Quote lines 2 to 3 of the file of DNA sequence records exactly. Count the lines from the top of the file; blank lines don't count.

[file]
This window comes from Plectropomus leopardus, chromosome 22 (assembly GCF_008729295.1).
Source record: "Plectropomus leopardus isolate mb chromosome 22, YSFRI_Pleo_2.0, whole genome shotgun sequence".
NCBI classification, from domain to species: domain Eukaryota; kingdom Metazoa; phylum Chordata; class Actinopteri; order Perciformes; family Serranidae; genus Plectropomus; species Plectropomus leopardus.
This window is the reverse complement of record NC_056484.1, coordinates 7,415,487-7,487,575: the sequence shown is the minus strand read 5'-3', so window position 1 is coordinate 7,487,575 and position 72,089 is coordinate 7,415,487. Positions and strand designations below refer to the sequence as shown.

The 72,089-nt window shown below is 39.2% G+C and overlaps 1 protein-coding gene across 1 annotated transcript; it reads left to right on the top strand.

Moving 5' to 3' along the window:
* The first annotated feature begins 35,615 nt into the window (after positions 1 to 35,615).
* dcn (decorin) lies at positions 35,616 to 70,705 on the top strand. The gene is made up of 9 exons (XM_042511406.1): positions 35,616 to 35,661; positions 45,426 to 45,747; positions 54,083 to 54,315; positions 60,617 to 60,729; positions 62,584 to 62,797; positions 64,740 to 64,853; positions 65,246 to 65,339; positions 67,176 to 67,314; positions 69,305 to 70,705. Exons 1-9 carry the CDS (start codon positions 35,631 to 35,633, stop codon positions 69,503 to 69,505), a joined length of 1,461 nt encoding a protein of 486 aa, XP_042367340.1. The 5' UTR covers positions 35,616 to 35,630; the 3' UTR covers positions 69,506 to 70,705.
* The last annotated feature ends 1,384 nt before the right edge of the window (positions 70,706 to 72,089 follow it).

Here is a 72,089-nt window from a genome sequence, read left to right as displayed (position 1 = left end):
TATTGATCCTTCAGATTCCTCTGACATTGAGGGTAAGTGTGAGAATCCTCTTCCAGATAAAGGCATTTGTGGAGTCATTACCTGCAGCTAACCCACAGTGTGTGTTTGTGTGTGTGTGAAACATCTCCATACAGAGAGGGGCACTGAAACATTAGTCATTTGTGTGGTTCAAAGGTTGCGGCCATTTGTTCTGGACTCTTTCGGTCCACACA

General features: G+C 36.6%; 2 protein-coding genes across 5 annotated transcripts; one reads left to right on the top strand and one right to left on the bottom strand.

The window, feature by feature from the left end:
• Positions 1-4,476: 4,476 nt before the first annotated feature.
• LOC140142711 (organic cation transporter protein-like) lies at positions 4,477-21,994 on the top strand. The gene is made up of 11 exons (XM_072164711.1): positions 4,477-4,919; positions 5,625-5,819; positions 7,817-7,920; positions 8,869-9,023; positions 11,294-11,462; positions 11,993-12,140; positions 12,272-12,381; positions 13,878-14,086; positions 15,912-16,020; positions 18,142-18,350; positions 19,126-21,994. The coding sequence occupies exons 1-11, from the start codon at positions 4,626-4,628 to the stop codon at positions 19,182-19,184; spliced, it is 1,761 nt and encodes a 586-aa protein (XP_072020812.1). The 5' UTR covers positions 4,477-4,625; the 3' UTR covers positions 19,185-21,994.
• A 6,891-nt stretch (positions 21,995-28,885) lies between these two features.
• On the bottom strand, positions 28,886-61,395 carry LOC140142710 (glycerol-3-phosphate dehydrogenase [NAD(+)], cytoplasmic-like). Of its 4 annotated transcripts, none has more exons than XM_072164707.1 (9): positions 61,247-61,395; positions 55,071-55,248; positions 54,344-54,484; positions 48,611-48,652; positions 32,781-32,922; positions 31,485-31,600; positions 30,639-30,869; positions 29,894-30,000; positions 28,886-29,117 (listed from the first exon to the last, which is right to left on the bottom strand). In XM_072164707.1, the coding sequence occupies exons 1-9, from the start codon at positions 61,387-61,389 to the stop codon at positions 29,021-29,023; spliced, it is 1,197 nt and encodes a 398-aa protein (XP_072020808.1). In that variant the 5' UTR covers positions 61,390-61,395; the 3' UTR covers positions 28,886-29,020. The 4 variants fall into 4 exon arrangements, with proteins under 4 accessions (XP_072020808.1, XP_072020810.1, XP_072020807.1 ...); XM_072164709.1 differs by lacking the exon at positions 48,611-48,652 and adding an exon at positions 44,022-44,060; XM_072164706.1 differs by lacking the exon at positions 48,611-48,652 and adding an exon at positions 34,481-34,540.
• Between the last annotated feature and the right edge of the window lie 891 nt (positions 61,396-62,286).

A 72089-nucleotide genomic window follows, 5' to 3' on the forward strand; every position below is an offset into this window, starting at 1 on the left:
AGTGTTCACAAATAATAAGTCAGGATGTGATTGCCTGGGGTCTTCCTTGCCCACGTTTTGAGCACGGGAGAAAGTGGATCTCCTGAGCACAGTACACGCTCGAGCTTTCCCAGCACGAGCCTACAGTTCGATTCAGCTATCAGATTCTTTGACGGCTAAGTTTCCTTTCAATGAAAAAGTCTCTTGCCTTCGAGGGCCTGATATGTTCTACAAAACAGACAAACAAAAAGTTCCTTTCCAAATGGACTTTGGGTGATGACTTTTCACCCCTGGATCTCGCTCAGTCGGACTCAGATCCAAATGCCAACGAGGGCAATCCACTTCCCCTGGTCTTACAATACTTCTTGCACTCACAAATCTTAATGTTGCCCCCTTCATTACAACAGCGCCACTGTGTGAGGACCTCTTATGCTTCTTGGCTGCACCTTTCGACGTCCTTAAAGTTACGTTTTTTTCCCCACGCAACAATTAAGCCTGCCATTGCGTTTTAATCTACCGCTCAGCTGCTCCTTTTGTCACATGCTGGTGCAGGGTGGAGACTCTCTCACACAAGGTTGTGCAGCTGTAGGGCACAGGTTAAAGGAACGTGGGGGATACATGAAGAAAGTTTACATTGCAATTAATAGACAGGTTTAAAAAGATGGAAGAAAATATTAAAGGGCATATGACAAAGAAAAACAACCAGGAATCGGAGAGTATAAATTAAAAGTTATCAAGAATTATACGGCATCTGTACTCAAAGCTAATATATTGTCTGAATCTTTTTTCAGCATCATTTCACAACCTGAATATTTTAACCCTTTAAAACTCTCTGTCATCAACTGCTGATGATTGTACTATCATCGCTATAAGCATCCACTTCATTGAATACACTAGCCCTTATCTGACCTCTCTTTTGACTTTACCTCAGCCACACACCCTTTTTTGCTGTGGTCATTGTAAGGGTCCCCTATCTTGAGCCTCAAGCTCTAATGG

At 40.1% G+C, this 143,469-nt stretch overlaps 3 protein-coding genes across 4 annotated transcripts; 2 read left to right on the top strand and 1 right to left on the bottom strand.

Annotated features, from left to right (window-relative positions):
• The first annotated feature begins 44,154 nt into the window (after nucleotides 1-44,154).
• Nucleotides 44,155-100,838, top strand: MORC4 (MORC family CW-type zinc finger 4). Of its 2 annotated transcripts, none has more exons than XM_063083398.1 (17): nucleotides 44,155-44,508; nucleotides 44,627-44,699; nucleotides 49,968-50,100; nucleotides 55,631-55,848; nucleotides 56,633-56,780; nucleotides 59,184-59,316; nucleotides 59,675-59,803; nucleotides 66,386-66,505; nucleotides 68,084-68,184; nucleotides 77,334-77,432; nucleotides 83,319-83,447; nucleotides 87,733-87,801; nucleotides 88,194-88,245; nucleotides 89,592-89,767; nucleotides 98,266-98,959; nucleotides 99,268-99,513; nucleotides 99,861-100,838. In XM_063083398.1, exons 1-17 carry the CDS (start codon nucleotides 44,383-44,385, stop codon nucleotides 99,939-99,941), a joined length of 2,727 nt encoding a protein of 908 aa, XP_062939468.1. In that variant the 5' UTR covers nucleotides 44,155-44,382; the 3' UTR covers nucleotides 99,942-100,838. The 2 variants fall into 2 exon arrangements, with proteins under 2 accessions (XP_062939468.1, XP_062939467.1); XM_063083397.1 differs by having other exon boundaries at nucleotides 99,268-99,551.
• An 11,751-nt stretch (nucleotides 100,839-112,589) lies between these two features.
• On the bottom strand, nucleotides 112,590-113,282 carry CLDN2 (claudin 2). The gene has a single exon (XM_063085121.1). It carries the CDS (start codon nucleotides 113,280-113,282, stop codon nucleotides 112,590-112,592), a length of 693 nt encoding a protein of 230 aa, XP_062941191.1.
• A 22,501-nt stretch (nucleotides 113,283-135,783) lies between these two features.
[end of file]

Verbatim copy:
Source record: "Plectropomus leopardus isolate mb chromosome 22, YSFRI_Pleo_2.0, whole genome shotgun sequence".
NCBI classification, from domain to species: domain Eukaryota; kingdom Metazoa; phylum Chordata; class Actinopteri; order Perciformes; family Serranidae; genus Plectropomus; species Plectropomus leopardus.